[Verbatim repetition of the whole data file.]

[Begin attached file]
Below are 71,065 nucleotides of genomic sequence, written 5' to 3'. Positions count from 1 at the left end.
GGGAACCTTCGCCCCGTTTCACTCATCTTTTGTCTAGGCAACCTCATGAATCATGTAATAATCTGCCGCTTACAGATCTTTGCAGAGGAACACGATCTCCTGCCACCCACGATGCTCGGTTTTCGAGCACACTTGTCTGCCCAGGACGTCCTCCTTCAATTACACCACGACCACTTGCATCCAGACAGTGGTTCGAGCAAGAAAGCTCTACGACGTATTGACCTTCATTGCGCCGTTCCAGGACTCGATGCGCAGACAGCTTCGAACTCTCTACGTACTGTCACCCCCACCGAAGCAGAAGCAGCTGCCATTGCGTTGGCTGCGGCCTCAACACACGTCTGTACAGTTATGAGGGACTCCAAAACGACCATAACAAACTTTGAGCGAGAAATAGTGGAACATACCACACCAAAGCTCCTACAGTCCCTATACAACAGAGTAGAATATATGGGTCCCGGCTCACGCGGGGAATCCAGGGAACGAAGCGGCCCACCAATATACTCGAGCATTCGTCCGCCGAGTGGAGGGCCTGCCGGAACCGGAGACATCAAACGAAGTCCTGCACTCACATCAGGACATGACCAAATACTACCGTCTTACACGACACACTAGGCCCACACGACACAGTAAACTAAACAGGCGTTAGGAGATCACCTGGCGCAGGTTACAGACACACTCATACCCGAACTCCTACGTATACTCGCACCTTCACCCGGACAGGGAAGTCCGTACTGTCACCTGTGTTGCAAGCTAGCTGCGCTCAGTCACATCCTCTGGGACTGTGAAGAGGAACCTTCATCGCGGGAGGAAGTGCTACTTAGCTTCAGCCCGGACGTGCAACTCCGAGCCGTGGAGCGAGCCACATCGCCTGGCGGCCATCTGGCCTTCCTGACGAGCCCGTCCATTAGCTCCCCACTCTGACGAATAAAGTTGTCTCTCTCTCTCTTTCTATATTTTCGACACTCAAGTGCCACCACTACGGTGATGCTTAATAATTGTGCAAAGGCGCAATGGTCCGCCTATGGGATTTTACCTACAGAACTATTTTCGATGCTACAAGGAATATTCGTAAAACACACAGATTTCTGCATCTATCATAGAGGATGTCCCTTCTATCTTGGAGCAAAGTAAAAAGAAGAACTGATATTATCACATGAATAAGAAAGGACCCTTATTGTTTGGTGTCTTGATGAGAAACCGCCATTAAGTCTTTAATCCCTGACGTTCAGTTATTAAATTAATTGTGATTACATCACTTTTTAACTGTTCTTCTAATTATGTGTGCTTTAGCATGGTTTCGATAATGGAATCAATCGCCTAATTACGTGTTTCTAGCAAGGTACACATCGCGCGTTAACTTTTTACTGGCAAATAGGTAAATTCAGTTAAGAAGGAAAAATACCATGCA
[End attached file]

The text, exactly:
Below are 71,065 nucleotides of genomic sequence, written 5' to 3'. Positions count from 1 at the left end.
GGGAACCTTCGCCCCGTTTCACTCATCTTTTGTCTAGGCAACCTCATGAATCATGTAATAATCTGCCGCTTACAGATCTTTGCAGAGGAACACGATCTCCTGCCACCCACGATGCTCGGTTTTCGAGCACACTTGTCTGCCCAGGACGTCCTCCTTCAATTACACCACGACCACTTGCATCCAGACAGTGGTTCGAGCAAGAAAGCTCTACGACGTATTGACCTTCATTGCGCCGTTCCAGGACTCGATGCGCAGACAGCTTCGAACTCTCTACGTACTGTCACCCCCACCGAAGCAGAAGCAGCTGCCATTGCGTTGGCTGCGGCCTCAACACACGTCTGTACAGTTATGAGGGACTCCAAAACGACCATAACAAACTTTGAGCGAGAAATAGTGGAACATACCACACCAAAGCTCCTACAGTCCCTATACAACAGAGTAGAATATATGGGTCCCGGCTCACGCGGGGAATCCAGGGAACGAAGCGGCCCACCAATATACTCGAGCATTCGTCCGCCGAGTGGAGGGCCTGCCGGAACCGGAGACATCAAACGAAGTCCTGCACTCACATCAGGACATGACCAAATACTACCGTCTTACACGACACACTAGGCCCACACGACACAGTAAACTAAACAGGCGTTAGGAGATCACCTGGCGCAGGTTACAGACACACTCATACCCGAACTCCTACGTATACTCGCACCTTCACCCGGACAGGGAAGTCCGTACTGTCACCTGTGTTGCAAGCTAGCTGCGCTCAGTCACATCCTCTGGGACTGTGAAGAGGAACCTTCATCGCGGGAGGAAGTGCTACTTAGCTTCAGCCCGGACGTGCAACTCCGAGCCGTGGAGCGAGCCACATCGCCTGGCGGCCATCTGGCCTTCCTGACGAGCCCGTCCATTAGCTCCCCACTCTGACGAATAAAGTTGTCTCTCTCTCTCTTTCTATATTTTCGACACTCAAGTGCCACCACTACGGTGATGCTTAATAATTGTGCAAAGGCGCAATGGTCCGCCTATGGGATTTTACCTACAGAACTATTTTCGATGCTACAAGGAATATTCGTAAAACACACAGATTTCTGCATCTATCATAGAGGATGTCCCTTCTATCTTGGAGCAAAGTAAAAAGAAGAACTGATATTATCACATGAATAAGAAAGGACCCTTATTGTTTGGTGTCTTGATGAGAAACCGCCATTAAGTCTTTAATCCCTGACGTTCAGTTATTAAATTAATTGTGATTACATCACTTTTTAACTGTTCTTCTAATTATGTGTGCTTTAGCATGGTTTCGATAATGGAATCAATCGCCTAATTACGTGTTTCTAGCAAGGTACACATCGCGCGTTAACTTTTTACTGGCAAATAGGTAAATTCAGTTAAGAAGGAAAAATACCATGCA